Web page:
Join us for an exploration of immigration stories with a book discussion of George Takei's memoir They Called Us Enemy.
In 1942, at the order of President Franklin D. Roosevelt, every person of Japanese descent on the west coast was rounded up and shipped to one of ten "relocation centers,” hundreds or thousands of miles from home, where they would be held for years under armed guard.
They Called Us Enemy is Takei’s firsthand account of those years behind barbed wire, the terrors and small joys of childhood in the shadow of legalized racism, his mother’s hard choices, his father’s tested faith in democracy, and the way those experiences planted the seeds for his astonishing future.
What does it mean to be American? Who gets to decide? When the world is against you, what can one person do? To answer these questions, George Takei joins cowriters Justin Eisinger & Steven Scott and artist Harmony Becker for the journey of a lifetime.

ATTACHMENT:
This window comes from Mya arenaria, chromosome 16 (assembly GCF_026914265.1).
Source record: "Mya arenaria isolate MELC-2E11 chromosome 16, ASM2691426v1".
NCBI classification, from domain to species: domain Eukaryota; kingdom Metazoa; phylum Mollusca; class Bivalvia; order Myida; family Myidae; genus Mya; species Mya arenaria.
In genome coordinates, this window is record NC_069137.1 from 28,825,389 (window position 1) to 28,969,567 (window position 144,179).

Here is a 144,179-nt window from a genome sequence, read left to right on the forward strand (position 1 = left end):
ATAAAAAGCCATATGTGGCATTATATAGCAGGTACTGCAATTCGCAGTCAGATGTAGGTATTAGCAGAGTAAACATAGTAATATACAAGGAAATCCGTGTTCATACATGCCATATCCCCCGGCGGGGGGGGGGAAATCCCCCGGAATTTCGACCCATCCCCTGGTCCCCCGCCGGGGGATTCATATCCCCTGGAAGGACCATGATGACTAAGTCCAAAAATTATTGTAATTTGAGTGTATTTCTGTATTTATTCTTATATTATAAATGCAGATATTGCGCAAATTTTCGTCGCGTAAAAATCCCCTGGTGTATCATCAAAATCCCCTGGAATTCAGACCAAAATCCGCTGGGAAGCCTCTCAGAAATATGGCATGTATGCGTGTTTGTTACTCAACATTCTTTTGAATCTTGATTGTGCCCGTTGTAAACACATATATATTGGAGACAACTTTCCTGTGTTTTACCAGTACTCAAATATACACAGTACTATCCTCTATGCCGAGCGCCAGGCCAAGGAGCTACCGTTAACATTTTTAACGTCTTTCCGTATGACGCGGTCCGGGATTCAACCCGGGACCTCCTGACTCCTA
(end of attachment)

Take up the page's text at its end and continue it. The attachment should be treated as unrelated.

Copies of They Called Us Enemy l can be requested through our website or by calling your local library branch.
This event is co-sponsored by CPL's Asian American and Pacific Islander Heritage Committee.
How to Attend
This event takes place on Zoom. Register at least 24 hours in advance. You’ll receive an email with a link to the secure Zoom meeting about 24 hours before the meeting. By registering for this event, you agree to abide by the Library Use Guidelines.
Need captioning for this event? Please call (312) 747-4015. Requests must be made at least 10 business days before the event.